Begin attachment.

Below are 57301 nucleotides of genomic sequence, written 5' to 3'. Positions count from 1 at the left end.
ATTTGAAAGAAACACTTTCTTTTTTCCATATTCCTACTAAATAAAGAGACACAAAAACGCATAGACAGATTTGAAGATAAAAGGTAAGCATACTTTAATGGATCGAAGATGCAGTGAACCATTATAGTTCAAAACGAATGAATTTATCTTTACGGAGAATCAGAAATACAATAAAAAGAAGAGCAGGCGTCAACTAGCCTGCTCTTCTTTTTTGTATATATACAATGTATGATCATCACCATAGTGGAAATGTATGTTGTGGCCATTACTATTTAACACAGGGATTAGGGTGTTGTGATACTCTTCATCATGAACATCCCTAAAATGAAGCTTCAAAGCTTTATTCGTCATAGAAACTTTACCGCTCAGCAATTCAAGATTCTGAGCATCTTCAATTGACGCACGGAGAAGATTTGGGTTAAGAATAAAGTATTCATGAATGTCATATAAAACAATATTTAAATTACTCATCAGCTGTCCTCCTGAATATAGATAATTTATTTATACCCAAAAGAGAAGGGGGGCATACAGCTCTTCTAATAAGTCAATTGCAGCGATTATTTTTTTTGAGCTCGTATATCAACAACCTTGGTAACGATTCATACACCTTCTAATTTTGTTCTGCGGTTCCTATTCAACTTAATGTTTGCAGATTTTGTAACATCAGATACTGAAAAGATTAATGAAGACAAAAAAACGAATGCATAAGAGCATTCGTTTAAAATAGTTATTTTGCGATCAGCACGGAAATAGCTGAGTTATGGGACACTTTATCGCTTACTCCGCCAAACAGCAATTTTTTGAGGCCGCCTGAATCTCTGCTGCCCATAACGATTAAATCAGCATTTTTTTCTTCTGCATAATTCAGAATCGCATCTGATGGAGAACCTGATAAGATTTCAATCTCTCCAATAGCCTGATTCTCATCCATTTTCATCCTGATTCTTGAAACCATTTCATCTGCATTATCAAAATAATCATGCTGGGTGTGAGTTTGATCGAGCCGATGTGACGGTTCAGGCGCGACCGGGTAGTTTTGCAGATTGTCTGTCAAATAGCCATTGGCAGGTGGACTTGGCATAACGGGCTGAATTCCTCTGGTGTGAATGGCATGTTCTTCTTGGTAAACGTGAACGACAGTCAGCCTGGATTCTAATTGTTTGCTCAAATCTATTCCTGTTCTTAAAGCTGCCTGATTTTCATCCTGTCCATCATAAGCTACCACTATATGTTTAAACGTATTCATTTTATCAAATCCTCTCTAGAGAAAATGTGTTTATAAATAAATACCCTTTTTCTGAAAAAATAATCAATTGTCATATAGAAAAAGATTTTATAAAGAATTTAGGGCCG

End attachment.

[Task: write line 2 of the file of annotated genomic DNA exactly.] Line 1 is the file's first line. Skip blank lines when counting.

ATTTGAAAGAAACACTTTCTTTTTTCCATATTCCTACTAAATAAAGAGACACAAAAACGCATAGACAGATTTGAAGATAAAAGGTAAGCATACTTTAATGGATCGAAGATGCAGTGAACCATTATAGTTCAAAACGAATGAATTTATCTTTACGGAGAATCAGAAATACAATAAAAAGAAGAGCAGGCGTCAACTAGCCTGCTCTTCTTTTTTGTATATATACAATGTATGATCATCACCATAGTGGAAATGTATGTTGTGGCCATTACTATTTAACACAGGGATTAGGGTGTTGTGATACTCTTCATCATGAACATCCCTAAAATGAAGCTTCAAAGCTTTATTCGTCATAGAAACTTTACCGCTCAGCAATTCAAGATTCTGAGCATCTTCAATTGACGCACGGAGAAGATTTGGGTTAAGAATAAAGTATTCATGAATGTCATATAAAACAATATTTAAATTACTCATCAGCTGTCCTCCTGAATATAGATAATTTATTTATACCCAAAAGAGAAGGGGGGCATACAGCTCTTCTAATAAGTCAATTGCAGCGATTATTTTTTTTGAGCTCGTATATCAACAACCTTGGTAACGATTCATACACCTTCTAATTTTGTTCTGCGGTTCCTATTCAACTTAATGTTTGCAGATTTTGTAACATCAGATACTGAAAAGATTAATGAAGACAAAAAAACGAATGCATAAGAGCATTCGTTTAAAATAGTTATTTTGCGATCAGCACGGAAATAGCTGAGTTATGGGACACTTTATCGCTTACTCCGCCAAACAGCAATTTTTTGAGGCCGCCTGAATCTCTGCTGCCCATAACGATTAAATCAGCATTTTTTTCTTCTGCATAATTCAGAATCGCATCTGATGGAGAACCTGATAAGATTTCAATCTCTCCAATAGCCTGATTCTCATCCATTTTCATCCTGATTCTTGAAACCATTTCATCTGCATTATCAAAATAATCATGCTGGGTGTGAGTTTGATCGAGCCGATGTGACGGTTCAGGCGCGACCGGGTAGTTTTGCAGATTGTCTGTCAAATAGCCATTGGCAGGTGGACTTGGCATAACGGGCTGAATTCCTCTGGTGTGAATGGCATGTTCTTCTTGGTAAACGTGAACGACAGTCAGCCTGGATTCTAATTGTTTGCTCAAATCTATTCCTGTTCTTAAAGCTGCCTGATTTTCATCCTGTCCATCATAAGCTACCACTATATGTTTAAACGTATTCATTTTATCAAATCCTCTCTAGAGAAAATGTGTTTATAAATAAATACCCTTTTTCTGAAAAAATAATCAATTGTCATATAGAAAAAGATTTTATAAAGAATTTAGGGCCG